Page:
On this day in 1865, Confederate General John Bell Hood is officially removed as commander of the Army of Tennessee. He had requested the removal a few weeks before; the action closed a bleak chapter in the history of the Army of Tennessee.
A Kentucky native, Hood attended West Point and graduated in 1853. He served in the frontier army until the outbreak of the Civil War. Hood resigned his commission and became a colonel commanding the 4th Texas Infantry. Hood's unit was sent to the Army of Northern Virginia, and fought during the Peninsular Campaign of 1862. Hood, now a brigadier general, built a reputation as an aggressive field commander. He distinguished himself during the Seven Days Battles in June 1862, and was given command of a division. His counterattack at the Battle of Antietam in Maryland in September 1862 may have saved Robert E. Lee's army from total destruction.
After being wounded at the Battle of Gettysburg, Pennsylvania, in July 1863, Hood was transferred to the Army of Tennessee. He was soon wounded again, losing a leg at Chickamauga in September. Hood was promoted to corps commander for the Atlanta campaign of 1864, and was elevated to commander of the army upon the removal of Joseph Johnston in July. Over the next five months, Hood presided over the near destruction of that great Confederate army. He unsuccessfully attacked Union General William T. Sherman's army three times near Atlanta, relinquished the city after a month-long siege, then took his army back to Tennessee in the fall to draw Sherman away from the Deep South. Sherman dispatched part of his army to Tennessee, and Hood lost two battles at Franklin and Nashville in November and December 1864.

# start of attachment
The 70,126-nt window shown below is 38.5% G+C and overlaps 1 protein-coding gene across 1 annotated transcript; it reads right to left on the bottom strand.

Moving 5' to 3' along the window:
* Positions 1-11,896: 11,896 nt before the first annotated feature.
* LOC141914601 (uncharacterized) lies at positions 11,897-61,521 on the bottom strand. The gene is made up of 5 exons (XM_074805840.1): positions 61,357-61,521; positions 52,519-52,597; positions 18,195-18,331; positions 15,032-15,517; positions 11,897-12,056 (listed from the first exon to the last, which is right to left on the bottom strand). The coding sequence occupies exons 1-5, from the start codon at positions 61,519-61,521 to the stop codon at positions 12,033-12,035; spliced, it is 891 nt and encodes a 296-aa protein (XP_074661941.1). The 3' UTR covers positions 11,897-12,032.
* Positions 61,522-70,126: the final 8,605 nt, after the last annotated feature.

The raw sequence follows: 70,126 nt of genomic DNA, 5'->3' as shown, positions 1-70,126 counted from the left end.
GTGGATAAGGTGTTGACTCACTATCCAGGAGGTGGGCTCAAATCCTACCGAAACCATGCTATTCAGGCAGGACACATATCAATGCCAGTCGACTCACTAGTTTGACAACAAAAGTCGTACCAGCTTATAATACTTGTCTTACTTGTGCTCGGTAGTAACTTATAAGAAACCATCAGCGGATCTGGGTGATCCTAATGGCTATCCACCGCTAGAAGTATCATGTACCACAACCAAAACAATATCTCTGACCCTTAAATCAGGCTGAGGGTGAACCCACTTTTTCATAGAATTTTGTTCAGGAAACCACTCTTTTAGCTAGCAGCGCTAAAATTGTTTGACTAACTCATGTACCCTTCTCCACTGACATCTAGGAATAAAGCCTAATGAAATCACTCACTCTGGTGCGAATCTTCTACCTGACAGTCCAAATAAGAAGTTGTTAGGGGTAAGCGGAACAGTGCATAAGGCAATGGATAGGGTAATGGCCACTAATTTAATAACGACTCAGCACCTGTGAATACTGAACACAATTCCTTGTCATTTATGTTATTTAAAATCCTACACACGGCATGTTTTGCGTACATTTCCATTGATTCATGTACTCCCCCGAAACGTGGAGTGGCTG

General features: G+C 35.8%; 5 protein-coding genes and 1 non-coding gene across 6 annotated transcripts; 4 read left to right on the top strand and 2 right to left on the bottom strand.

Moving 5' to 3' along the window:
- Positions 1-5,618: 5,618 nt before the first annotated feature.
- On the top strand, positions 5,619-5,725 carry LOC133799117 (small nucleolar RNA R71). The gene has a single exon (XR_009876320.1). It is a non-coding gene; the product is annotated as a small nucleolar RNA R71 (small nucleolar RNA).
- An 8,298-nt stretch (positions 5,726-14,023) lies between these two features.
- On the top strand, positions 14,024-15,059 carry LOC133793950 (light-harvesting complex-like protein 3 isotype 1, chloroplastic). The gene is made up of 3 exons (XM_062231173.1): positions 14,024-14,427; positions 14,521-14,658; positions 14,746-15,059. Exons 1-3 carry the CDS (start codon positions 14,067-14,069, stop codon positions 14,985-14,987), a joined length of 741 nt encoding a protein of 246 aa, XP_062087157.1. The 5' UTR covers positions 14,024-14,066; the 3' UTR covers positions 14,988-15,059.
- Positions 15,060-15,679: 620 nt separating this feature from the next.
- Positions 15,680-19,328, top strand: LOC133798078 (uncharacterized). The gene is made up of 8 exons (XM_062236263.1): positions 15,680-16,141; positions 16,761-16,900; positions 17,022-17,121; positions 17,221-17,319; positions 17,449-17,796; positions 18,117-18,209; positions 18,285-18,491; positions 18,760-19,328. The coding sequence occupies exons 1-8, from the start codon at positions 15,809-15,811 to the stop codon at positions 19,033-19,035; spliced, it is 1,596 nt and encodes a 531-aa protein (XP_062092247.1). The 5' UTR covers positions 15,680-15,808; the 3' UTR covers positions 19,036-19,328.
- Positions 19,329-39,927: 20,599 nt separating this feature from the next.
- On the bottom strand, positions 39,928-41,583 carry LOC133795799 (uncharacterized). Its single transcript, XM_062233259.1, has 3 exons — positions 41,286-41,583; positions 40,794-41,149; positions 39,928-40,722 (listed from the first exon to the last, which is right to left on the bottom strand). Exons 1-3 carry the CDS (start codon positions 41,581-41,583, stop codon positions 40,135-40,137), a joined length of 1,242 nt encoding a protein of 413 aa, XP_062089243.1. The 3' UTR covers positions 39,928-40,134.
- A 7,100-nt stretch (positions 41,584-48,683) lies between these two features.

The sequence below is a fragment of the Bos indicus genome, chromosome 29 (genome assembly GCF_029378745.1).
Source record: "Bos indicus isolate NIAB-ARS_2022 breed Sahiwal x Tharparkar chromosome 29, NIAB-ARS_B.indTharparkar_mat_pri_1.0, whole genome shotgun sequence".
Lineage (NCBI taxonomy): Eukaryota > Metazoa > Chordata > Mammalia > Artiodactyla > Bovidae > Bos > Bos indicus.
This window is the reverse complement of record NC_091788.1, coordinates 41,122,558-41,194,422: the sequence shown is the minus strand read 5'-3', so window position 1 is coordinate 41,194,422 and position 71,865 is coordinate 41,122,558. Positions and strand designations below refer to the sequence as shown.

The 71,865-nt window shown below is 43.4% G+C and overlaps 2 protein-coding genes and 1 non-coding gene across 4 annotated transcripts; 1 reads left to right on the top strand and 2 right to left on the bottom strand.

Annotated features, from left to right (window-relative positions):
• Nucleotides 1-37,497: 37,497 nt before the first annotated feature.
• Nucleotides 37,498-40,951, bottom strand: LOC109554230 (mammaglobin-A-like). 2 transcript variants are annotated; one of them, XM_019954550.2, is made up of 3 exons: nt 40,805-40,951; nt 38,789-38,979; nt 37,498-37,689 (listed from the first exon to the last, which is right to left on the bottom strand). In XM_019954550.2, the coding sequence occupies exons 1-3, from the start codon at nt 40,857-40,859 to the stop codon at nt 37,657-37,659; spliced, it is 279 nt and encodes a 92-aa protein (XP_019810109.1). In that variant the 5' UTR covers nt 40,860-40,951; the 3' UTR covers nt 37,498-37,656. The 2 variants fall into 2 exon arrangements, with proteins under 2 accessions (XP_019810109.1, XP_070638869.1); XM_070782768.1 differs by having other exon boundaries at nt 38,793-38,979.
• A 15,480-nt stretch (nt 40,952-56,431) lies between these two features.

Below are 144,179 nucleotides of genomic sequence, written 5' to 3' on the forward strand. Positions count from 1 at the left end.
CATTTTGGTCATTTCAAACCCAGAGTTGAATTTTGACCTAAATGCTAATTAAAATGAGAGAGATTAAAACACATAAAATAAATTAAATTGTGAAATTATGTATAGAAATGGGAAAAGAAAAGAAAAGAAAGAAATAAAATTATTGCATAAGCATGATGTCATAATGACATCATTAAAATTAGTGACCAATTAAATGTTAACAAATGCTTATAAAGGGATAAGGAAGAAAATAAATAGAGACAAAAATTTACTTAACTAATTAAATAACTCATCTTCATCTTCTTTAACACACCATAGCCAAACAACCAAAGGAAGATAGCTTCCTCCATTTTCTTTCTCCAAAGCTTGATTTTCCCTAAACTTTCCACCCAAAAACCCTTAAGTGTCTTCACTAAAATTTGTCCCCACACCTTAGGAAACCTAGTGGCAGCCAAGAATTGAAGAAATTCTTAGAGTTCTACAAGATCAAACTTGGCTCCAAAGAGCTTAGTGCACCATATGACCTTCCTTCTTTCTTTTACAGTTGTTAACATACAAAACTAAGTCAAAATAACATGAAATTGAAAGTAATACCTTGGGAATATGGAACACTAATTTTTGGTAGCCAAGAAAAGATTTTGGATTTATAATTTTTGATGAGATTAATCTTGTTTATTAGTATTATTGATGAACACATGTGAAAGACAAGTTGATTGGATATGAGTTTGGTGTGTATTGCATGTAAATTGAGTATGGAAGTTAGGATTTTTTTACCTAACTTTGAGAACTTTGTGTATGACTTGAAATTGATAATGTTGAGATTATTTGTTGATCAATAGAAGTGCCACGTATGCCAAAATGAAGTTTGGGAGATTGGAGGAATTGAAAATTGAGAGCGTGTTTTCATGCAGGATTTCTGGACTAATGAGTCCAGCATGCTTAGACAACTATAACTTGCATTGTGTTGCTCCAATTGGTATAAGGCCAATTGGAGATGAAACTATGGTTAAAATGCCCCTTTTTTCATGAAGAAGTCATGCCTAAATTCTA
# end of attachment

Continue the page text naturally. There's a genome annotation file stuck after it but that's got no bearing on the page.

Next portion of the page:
There were about 65,000 soldiers in the Army of Tennessee when Hood assumed command in July. On January 1, a generous assessment would count 18,000 men in the army, which was no longer a viable fighting force.